Ha! Well, that quote’s a bit out of context from the original interview. What I actually said was that our kids think that having anything less than 1 million views on a video is sad. Our biggest video only has a measly 600,000 views, so we’re small-time compared to their heroes like Denis Daily, who has 6 million subscribers, and DanTDM with his 20 million subscribers. Kids today… no appreciation for the classics!

As for the demographic of the tour, we have no idea what that looks like; age data isn’t captured when people buy tickets. It’d be great if there were people experiencing us for the first time, but as ticket sales are solid, we have no plans to release an album or return to full-time touring, and we just don’t give a crap. Being grumpy old men has its distinct advantages. We’ll let the chips fall where they may and just rock it for whoever’s standing in front of us. Respect to all who come and join in.

Why did you guys choose Earthtone9 as main support for the whole tour and The Blueprint to support you in Nottingham?
All three bands are Nottingham-born. We couldn’t think of any better way to close out a short run of dates with an all-Nottingham trio after a decade off the road. The sons of Nottingham will return to her bosom! And it really is a return. Karl of Earthtone lives in Detroit, I live in Los Angeles, and the other band members are scattered around various UK cities. It’ll be the first time we’re all “home” together for decades.

What’s your favourite memory of playing at Rock City?
I know that I’m supposed to say “headlining upstairs to a massive crowd” but – and this is just for me, personally – I have fond memories of playing the small room downstairs. We had 400 people in that room one time with a line out the door; total mayhem ensued, culminating in the ceiling getting kicked in from stage divers. The atmosphere was electric, and it was at that time that I started to believe that we weren’t totally crazy, and that people were connecting with our music and ideas.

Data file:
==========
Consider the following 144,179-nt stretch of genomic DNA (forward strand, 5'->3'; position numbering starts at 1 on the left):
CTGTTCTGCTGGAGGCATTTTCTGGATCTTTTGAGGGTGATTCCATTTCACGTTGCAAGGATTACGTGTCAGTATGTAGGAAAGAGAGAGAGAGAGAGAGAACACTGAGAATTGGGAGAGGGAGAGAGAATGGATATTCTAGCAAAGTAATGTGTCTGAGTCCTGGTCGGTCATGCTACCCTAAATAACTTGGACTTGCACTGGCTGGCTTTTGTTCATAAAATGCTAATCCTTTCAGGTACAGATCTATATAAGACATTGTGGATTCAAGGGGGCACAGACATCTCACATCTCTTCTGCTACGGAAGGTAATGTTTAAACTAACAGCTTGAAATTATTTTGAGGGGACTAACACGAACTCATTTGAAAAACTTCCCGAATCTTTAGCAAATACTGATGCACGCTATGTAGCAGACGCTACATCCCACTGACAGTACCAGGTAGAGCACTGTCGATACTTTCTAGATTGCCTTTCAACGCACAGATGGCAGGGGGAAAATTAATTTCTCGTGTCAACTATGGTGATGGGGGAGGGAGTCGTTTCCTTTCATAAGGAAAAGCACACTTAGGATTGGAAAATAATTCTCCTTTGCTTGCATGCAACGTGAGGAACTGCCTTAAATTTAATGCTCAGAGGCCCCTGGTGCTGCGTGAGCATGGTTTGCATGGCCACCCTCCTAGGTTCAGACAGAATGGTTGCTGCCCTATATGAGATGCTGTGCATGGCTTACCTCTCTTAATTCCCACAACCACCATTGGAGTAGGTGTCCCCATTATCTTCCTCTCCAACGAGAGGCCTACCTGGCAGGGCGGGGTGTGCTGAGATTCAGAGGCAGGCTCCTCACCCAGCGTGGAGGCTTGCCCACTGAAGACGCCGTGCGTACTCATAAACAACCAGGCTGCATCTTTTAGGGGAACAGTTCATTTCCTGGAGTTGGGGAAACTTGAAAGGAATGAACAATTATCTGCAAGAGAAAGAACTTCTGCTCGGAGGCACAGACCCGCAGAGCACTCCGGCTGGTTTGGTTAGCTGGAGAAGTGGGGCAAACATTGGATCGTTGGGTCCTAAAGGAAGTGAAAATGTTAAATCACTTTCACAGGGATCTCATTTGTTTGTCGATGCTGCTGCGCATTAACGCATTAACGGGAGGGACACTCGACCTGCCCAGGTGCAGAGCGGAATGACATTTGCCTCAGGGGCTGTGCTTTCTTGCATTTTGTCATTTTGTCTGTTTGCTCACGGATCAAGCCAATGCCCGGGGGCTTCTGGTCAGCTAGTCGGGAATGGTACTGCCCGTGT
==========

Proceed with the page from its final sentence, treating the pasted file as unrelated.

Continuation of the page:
At that show, when we finished the last song, I picked my backpack up off the stage, ducked under the barrier, fought my way through the crowd and walked home. By the time everyone realised I was gone, I was home relaxing to an old Hammer House of Horror movie on TV.

What can fans expect from a live Pitchshifter show in 2018?
We’re older now, of course, which has its ups and downs in terms of emotional maturity and physical prowess. We started in our teens, but we can still kick it live... the advances in pain medication are startling. There’s no great plan for dancing horses, pyrotechnics, or pole dancers, but none of that is very punk rock anyway, so it’s anathema to us!

We’re just planning on coming home and rocking it as best we can with a crowd of people that have done us the courtesy of supporting us. It’ll be loud, energetic, fun, and maybe even a little emotional by the time we get to Nottingham, as we have no idea when – or if – we’ll ever be back.

Anything else you would like to add for our Leftlion readers?
Dust off your glad rags, fire up the chaos engine, stick a few quid in your pocket and come out for a once-in-a-decade night out. See you down the front.

Pitchshifter play Rock City on Saturday 24 November, 6.30pm. Tickets are £23.10

Pitchshifter on Bandcamp